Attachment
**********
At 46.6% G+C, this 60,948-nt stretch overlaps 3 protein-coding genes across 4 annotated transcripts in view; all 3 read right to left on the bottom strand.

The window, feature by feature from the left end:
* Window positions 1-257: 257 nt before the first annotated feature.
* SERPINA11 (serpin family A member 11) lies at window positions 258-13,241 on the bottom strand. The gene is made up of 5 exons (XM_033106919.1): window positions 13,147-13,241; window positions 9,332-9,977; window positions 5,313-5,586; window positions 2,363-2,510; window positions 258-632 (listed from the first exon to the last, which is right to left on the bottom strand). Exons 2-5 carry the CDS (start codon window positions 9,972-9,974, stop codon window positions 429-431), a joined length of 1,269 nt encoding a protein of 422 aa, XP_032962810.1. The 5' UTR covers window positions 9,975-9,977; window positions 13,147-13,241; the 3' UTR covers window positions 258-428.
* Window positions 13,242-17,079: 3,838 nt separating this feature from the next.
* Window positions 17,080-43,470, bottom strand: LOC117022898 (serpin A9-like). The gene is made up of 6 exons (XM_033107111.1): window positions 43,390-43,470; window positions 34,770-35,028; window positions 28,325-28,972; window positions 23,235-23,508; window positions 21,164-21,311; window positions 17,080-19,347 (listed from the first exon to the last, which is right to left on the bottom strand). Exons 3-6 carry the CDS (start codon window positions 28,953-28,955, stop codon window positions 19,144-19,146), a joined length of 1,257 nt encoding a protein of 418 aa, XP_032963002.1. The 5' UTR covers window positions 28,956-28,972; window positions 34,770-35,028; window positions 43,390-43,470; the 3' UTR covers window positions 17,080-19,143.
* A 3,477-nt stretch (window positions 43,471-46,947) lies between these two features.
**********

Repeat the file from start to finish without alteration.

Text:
At 46.6% G+C, this 60,948-nt stretch overlaps 3 protein-coding genes across 4 annotated transcripts in view; all 3 read right to left on the bottom strand.

The window, feature by feature from the left end:
* Window positions 1-257: 257 nt before the first annotated feature.
* SERPINA11 (serpin family A member 11) lies at window positions 258-13,241 on the bottom strand. The gene is made up of 5 exons (XM_033106919.1): window positions 13,147-13,241; window positions 9,332-9,977; window positions 5,313-5,586; window positions 2,363-2,510; window positions 258-632 (listed from the first exon to the last, which is right to left on the bottom strand). Exons 2-5 carry the CDS (start codon window positions 9,972-9,974, stop codon window positions 429-431), a joined length of 1,269 nt encoding a protein of 422 aa, XP_032962810.1. The 5' UTR covers window positions 9,975-9,977; window positions 13,147-13,241; the 3' UTR covers window positions 258-428.
* Window positions 13,242-17,079: 3,838 nt separating this feature from the next.
* Window positions 17,080-43,470, bottom strand: LOC117022898 (serpin A9-like). The gene is made up of 6 exons (XM_033107111.1): window positions 43,390-43,470; window positions 34,770-35,028; window positions 28,325-28,972; window positions 23,235-23,508; window positions 21,164-21,311; window positions 17,080-19,347 (listed from the first exon to the last, which is right to left on the bottom strand). Exons 3-6 carry the CDS (start codon window positions 28,953-28,955, stop codon window positions 19,144-19,146), a joined length of 1,257 nt encoding a protein of 418 aa, XP_032963002.1. The 5' UTR covers window positions 28,956-28,972; window positions 34,770-35,028; window positions 43,390-43,470; the 3' UTR covers window positions 17,080-19,143.
* A 3,477-nt stretch (window positions 43,471-46,947) lies between these two features.